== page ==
The line's owner, Ambassadors International (which also owns Windstar Cruises), put the fleet of seven ships up for sale in April. But at this point, given the current economic situation, the company simply hasn't seen any potential buyers.
The historic Delta Queen, which is being forced into retirement this year because the U.S. government has thus far declined to continue its special exemption from safety requirements, is currently in the midst of its farewell voyage.
Also, Majestic America handed Empress of the North over to the government (U.S. Maritime Administration) in August due to unpaid debts. American Queen may see the same fate if a buyer isn't found soon for that ship. The five other ships -- Delta Queen, Mississippi Queen, Columbia Queen, Queen of the West and Contessa -- are all fully owned by Ambassadors.
The line's final offering will be a "Northwest Rivers" cruise on Queen of the West, roundtrip from Portland. That cruise departs on November 9. At that point, Majestic America's remaining boats are to be put into storage.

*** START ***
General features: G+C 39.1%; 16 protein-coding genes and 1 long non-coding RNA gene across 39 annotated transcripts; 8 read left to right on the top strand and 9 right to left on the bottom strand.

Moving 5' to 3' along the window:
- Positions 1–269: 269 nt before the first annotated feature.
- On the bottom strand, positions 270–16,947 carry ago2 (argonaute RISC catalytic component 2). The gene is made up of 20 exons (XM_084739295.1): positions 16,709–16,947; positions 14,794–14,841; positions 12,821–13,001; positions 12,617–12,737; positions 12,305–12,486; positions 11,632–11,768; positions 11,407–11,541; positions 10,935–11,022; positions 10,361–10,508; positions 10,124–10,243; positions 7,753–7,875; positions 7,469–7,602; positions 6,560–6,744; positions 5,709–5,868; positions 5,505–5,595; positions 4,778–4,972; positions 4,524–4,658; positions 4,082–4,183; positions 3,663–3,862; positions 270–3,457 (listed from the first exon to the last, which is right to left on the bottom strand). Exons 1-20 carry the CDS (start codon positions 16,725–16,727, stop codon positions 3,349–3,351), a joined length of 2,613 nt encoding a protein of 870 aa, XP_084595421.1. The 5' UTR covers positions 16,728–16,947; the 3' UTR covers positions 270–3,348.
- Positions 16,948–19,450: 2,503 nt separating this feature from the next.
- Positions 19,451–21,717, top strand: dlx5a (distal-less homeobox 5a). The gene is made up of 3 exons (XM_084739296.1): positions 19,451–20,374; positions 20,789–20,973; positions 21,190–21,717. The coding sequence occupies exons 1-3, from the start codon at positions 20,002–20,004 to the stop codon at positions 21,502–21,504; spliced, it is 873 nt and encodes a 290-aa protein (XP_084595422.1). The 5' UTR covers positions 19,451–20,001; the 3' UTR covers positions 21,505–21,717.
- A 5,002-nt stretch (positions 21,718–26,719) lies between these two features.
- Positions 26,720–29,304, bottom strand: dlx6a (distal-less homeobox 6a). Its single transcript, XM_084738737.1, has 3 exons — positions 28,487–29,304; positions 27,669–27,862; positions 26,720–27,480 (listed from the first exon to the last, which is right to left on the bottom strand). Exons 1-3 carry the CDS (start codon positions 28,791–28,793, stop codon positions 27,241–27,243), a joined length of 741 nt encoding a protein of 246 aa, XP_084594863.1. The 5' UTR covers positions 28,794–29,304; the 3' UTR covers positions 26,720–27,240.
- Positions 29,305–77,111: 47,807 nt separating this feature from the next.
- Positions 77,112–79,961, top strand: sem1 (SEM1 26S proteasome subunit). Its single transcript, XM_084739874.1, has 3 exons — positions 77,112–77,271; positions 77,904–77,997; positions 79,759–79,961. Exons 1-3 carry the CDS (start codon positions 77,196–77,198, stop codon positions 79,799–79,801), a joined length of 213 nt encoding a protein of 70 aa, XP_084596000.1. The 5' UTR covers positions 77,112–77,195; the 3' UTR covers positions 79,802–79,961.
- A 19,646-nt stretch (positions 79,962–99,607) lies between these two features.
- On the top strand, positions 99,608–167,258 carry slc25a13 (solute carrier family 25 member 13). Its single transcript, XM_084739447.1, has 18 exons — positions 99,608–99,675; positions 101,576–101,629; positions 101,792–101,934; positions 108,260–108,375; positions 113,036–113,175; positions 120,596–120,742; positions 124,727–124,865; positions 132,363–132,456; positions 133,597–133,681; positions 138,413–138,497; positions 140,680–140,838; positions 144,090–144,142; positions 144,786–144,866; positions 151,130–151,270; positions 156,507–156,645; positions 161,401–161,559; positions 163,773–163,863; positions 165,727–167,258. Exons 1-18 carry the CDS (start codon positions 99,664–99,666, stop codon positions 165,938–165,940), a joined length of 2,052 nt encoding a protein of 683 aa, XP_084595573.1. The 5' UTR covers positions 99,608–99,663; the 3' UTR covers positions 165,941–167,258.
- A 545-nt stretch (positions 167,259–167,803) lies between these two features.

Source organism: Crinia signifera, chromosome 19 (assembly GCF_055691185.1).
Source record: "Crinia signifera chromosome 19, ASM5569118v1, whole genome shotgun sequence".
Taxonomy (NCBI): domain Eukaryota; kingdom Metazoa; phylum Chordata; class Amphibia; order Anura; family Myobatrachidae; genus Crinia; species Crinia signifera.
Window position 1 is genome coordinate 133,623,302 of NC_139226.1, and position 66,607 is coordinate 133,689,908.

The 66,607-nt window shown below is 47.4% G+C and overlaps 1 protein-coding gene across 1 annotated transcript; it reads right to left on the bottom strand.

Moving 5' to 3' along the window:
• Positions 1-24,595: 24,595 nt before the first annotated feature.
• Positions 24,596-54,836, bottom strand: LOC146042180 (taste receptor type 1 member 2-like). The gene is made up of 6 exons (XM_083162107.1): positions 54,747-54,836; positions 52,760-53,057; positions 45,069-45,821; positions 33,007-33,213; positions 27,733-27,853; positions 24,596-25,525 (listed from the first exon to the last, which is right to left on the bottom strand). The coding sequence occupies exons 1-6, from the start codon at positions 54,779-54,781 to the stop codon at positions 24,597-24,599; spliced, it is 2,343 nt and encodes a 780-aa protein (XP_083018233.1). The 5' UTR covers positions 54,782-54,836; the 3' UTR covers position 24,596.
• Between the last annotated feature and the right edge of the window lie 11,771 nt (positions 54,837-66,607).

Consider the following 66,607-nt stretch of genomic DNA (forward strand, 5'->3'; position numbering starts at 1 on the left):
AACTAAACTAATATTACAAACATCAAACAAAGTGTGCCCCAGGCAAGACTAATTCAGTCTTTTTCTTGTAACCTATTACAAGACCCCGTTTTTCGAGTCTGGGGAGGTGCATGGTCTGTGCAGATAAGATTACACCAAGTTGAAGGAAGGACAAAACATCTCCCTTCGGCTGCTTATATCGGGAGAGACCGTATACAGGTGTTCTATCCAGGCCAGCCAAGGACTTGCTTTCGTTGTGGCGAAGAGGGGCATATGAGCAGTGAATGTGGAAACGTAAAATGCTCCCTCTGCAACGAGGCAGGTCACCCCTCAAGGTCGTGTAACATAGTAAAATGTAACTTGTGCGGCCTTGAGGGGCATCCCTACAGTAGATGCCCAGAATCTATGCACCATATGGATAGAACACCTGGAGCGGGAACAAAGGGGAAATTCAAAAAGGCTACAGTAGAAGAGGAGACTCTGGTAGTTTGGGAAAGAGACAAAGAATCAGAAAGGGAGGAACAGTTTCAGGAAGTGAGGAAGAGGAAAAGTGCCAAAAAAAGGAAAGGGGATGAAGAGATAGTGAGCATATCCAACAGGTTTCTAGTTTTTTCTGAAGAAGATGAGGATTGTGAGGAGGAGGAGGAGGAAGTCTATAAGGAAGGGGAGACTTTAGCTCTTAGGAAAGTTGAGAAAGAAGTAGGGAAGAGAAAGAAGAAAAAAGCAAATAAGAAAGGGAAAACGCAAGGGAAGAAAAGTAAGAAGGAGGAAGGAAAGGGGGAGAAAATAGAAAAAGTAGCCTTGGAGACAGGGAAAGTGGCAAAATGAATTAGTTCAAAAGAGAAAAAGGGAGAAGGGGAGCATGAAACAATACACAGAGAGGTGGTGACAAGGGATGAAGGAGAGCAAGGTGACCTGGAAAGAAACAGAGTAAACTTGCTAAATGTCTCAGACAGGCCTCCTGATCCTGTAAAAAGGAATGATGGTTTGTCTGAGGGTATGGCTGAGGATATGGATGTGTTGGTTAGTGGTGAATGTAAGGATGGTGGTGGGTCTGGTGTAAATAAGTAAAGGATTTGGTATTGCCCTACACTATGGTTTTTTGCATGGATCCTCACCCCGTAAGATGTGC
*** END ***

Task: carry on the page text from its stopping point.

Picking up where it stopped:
Majestic America was founded in 2006 through the combination of American West Steamboat Company and the vessels of Delta Queen Steamboat Company (which specialized in small ship cruises on American rivers), but the project never quite got off the ground. It was plagued by early problems, including an accident involving Empress of the North in spring 2007 that put the ship out of commission for months; substantial losses in 2007; an engine fire; cruises canceled as a result of a Norovirus outbreak; and other repair issues.
In an earning's call from yesterday, Ambassadors CEO Joe Ueberroth called the company's river cruise operation "a very bad investment."
"We flat-out got it wrong."
--by Dan Askin, Assistant Editor